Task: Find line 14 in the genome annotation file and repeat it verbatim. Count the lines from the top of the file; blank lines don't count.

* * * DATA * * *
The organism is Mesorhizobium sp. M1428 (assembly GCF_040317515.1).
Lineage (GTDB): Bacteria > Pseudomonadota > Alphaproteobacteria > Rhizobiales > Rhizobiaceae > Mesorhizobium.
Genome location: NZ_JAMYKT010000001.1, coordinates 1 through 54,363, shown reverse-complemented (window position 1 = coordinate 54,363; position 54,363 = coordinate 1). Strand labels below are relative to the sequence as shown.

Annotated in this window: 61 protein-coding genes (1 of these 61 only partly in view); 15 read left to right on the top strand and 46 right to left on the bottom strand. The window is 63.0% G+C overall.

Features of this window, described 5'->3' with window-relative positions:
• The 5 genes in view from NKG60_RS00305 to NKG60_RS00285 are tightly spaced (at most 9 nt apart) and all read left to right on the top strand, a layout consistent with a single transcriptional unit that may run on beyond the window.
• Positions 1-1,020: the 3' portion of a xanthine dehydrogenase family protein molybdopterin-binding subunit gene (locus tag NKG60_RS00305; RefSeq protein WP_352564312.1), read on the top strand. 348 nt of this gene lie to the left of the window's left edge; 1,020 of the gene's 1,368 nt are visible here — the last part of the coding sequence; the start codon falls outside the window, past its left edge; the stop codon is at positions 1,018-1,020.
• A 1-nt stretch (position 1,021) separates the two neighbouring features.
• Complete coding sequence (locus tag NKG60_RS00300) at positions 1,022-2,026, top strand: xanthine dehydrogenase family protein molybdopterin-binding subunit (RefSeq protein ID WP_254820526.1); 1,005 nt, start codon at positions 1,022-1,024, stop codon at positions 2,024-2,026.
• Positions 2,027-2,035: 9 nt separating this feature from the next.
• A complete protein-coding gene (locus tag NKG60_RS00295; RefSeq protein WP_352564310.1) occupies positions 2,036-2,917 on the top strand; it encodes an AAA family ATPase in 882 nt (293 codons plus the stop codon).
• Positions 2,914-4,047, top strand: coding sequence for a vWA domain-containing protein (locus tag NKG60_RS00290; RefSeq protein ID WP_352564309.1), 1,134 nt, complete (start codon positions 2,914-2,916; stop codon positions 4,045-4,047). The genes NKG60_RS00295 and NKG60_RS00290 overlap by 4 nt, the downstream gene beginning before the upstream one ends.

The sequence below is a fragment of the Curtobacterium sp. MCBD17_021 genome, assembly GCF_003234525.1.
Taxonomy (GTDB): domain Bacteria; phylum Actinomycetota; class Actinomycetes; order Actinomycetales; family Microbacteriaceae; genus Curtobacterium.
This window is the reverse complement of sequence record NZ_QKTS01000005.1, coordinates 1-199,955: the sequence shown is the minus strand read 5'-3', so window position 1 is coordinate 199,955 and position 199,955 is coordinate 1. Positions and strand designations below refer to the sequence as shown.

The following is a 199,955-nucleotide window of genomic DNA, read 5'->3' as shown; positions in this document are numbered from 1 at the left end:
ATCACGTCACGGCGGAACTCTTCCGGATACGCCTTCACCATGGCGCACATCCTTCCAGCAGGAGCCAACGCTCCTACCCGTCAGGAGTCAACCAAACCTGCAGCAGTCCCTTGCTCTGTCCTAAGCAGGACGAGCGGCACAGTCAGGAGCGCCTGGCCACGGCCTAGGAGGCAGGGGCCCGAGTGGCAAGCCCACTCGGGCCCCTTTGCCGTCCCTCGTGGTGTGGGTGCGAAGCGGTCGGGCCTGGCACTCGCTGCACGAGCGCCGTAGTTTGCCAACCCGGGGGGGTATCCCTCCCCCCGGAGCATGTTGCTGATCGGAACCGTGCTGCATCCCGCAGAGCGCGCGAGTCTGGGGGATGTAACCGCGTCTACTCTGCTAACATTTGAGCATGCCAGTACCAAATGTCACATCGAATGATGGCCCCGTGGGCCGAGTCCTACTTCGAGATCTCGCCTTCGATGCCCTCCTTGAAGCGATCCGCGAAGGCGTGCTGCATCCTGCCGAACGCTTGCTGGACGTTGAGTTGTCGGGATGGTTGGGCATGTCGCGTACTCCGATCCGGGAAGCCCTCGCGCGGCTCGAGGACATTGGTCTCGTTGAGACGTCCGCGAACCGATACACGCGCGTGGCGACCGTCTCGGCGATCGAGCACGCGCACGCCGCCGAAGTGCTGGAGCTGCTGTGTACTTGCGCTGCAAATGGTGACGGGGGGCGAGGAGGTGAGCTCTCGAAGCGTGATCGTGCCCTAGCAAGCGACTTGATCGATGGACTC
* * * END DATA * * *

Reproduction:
Taxonomy (GTDB): domain Bacteria; phylum Actinomycetota; class Actinomycetes; order Actinomycetales; family Microbacteriaceae; genus Curtobacterium.